Deputy Mattie McGrath: Information on Mattie McGrath Zoom on Mattie McGrath Reform is what I look forward to seeing and in the context of reform of the CIE group, it has been obliged to confront a difficult economic position. As with most businesses sectors in the State, the current economic environment is very challenging for public transport providers. One is told the primary cause of the problem is the recession, which has caused a fall of more than 20% in passenger numbers from the peak in 2007. While this has been partially offset by fare increases, revenue is down by more than 11% from the 2008 level. I can tell the Minister that revenue also has fallen by far more, by between 50% and 60%, for many of the private operators. In this case, the public service obligation, PSO, subvention has reduced by 21% between 2008 and 2012 and is due to fall by a further 14% over the next two years. The removal of the fuel rebate is estimated to have cost the group approximately €22 million. However, that has cost all road users, and certainly all transport providers and hauliers, to the same degree. It was announced in this week's budget that a rebate would be introduced for road hauliers but the rate was not indicated. On pressing the Minister last night, it was found that the private road transport providers, that is, private bus companies, will not be included. This rebate should be applied fairly and should be given to everyone who provide such services.

  The Minister stated:

While the CIE group reported surpluses in each year [of the boom when we all were going crazy] from 2006 to 2008, 2007 was the only year in the period 2006 to 2011 in which the group generated a surplus when the gains from the disposal of fixed assets were excluded, that is, the sale of property. In the past three years, 2009 to 2011, CIE suffered a total loss of more than €137 million after exceptional items. Clearly, this level of loss cannot be sustained.

I welcome these comments and I also welcome the comments he made publicly some time ago to the effect that this issue must be dealt with and is not a bottomless pit. As I noted earlier, there are many areas for reform. To revert to Coras Iompair Éireann and the various organisations therein, in the main I must compliment its workers and staff, including the outdoor workers on the rail lines and everything else. They have been proud, honourable and courteous and did an honest day's work and provided the services. However, at the top of the organisation, something is rotten in the state of Denmark, which appears to have been a problem across our society. Whatever about those out on the front line in the more challenging areas, the board has much to answer for because its auditors had been warning the board about dangers coming down the line. I question whether the board members listened to that warning. Did everyone get carried away in the three or four years of the boom and think there would be no tomorrow and that CIE also would be affected?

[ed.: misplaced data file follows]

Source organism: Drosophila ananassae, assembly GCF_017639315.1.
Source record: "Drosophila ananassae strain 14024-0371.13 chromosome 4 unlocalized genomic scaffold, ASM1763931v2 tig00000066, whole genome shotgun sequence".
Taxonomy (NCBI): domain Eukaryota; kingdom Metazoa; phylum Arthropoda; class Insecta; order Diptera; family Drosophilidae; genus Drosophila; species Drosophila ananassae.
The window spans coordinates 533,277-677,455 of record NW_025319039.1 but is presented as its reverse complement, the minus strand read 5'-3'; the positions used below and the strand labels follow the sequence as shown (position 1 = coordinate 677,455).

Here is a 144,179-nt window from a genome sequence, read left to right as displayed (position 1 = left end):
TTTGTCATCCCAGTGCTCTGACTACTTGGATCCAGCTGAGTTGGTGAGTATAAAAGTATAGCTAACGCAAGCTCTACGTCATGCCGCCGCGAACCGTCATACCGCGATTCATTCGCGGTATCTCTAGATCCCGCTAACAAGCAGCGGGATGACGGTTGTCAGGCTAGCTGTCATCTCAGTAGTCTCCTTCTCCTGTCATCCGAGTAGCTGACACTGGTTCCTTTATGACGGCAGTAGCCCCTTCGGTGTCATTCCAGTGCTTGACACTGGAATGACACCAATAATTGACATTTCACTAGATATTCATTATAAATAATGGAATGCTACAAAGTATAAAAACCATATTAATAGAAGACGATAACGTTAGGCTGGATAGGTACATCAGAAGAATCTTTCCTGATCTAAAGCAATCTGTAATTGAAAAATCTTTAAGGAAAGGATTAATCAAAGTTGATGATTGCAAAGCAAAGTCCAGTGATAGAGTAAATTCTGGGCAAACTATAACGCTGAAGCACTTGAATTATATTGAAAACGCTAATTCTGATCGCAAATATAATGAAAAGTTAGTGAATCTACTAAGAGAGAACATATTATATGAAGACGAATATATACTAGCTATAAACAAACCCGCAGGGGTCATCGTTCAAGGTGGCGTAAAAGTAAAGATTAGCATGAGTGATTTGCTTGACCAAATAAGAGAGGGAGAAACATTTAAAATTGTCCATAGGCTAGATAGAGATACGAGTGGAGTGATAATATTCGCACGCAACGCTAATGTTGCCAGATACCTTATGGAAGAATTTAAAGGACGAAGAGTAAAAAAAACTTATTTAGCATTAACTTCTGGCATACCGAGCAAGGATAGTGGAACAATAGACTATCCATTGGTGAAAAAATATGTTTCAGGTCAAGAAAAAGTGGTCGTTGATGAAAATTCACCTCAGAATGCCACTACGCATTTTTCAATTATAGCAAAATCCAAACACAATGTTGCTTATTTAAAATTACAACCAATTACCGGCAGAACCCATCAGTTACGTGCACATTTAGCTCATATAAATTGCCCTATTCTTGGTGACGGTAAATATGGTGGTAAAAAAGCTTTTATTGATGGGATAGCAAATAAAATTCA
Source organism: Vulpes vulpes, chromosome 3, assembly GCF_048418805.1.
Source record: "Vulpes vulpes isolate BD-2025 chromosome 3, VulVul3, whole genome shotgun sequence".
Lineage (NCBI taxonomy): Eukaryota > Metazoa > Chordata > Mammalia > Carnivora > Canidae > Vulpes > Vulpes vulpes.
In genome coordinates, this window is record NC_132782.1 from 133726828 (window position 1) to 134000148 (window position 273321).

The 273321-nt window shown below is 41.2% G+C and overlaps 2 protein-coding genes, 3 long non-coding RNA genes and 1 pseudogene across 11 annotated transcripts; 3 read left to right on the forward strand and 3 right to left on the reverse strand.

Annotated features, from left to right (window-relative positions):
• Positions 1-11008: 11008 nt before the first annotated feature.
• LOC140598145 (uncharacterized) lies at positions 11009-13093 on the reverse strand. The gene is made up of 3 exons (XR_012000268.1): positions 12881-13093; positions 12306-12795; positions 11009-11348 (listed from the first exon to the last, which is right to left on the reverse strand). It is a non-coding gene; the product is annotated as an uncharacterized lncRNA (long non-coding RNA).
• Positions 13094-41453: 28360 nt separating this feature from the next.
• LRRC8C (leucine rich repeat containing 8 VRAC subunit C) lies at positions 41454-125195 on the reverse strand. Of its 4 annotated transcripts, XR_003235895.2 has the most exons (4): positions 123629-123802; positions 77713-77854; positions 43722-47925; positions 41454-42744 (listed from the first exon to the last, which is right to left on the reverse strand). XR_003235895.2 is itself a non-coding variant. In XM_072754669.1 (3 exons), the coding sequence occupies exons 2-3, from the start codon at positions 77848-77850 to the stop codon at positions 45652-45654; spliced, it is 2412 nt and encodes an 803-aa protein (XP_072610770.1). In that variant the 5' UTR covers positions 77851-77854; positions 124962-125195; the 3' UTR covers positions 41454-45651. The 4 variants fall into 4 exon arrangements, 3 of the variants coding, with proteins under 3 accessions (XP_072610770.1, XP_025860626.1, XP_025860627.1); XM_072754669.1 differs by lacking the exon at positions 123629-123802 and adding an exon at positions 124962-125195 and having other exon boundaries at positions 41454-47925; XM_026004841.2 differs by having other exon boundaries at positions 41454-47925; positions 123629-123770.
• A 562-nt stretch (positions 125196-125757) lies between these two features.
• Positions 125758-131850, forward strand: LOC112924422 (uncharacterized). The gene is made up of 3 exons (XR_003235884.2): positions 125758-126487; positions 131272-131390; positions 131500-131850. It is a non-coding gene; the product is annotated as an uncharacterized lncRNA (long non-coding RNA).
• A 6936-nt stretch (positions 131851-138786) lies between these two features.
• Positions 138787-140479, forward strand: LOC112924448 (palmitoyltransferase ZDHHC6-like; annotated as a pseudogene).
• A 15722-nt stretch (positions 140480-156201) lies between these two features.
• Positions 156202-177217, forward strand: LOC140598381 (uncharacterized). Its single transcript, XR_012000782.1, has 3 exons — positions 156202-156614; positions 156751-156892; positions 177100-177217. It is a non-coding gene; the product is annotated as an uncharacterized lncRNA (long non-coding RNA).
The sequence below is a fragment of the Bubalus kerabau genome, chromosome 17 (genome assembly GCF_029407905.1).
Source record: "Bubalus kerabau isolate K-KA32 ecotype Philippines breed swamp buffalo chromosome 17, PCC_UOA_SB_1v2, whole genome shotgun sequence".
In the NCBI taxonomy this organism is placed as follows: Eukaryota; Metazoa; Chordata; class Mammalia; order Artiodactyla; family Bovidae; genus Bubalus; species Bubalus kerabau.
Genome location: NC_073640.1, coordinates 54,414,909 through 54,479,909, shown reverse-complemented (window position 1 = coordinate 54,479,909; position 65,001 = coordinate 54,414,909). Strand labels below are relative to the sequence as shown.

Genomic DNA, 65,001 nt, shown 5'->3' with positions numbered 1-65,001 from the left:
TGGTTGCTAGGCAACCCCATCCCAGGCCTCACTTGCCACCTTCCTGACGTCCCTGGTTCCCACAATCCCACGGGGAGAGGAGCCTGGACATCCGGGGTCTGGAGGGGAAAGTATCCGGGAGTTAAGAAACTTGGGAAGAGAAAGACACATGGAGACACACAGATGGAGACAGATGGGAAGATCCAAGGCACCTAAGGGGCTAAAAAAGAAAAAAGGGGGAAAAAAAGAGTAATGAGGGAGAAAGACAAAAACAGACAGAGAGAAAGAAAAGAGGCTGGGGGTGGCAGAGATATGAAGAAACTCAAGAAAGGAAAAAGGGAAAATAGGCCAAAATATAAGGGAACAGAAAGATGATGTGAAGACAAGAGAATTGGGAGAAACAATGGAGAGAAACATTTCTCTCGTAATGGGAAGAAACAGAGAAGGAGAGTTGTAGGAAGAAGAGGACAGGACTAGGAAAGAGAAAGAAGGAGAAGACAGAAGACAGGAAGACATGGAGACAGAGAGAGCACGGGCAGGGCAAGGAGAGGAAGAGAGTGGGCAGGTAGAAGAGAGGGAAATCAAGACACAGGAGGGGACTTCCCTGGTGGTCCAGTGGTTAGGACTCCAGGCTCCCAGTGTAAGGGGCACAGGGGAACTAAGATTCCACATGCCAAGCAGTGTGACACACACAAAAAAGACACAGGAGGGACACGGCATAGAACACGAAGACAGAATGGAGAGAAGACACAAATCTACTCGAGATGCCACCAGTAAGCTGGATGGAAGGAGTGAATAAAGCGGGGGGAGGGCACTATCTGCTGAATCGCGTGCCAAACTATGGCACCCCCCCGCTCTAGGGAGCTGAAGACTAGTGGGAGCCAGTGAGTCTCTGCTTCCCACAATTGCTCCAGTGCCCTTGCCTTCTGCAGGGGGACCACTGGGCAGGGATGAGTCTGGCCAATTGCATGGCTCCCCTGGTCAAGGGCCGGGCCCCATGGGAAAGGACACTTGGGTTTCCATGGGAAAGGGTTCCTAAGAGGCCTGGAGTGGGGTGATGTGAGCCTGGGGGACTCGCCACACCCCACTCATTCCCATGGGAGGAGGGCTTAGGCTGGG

In addition, I have raised a case in the House recently concerning a compulsory purchase order, CPO, that affected a landowner in County Tipperary. While I admit the family concerned approached me late in the day, I believe three alternatives existed for CIE to engage with the aforementioned landowner, rather than placing a compulsory purchase order on his land, locking his gates and locking him out of it. Swaps could have been carried out or other mutual arrangements and three different options existed. I must state that I met a wall of arrogance from officials. They would not meet me, either alone or with the family, and would not engage. I pointed out I was a public representative from south Tipperary, for the time being, but it did not matter as they did not wish to know. This must be dealt with, as such people must be accountable. The State is putting in public money to the group and they must be accountable and must have respect for Members of this House and for others. I was appalled by such a level and I encountered a complete roadblock. I was told the compulsory purchase order would be signed on a certain date, which it was, with the result that the land was cut off from the man. However, it did not make sense because mutual arrangements and swaps could have been entered into for a lot less money and it was a pity that reason could not be seen. One cannot have such a bureaucratic group that will not engage with public representatives and this message must be sent to it loud and clear. However, are they listening or are these people part of the permanent government who consider that no matter who is in charge or elected to this House, they are a greater power? That is how it appears to me. They think the likes of me as a public representative is only here for a while and will be gone after the next election and that they can carry on. This is what has happened to this country in respect of many Departments but it is not good enough and cannot be accepted.

  A situation has arisen with Bus Éireann in my native county and I have been contacted by Councillor Sylvia Cooney-Sheehan dozens of times about the Carrick-on-Suir to Dublin service. People are completely unsure as to what will happen to it, as it faces a threat of being reduced from eight to two services per day. If one considers the budget announced this week and all the talk about it being an austerity budget, it was mentioned several times that people could use public transport. However, it is not available and even the parts that are available are being removed. In this context, I refer to the increase in tax rates for cars with low CO2 emissions and the breach of faith with the members of the public, who greeted the original initiative with gusto. They upgraded by buying cleaner and leaner new cars to avail of the low tax, only to experience this complete breach of faith.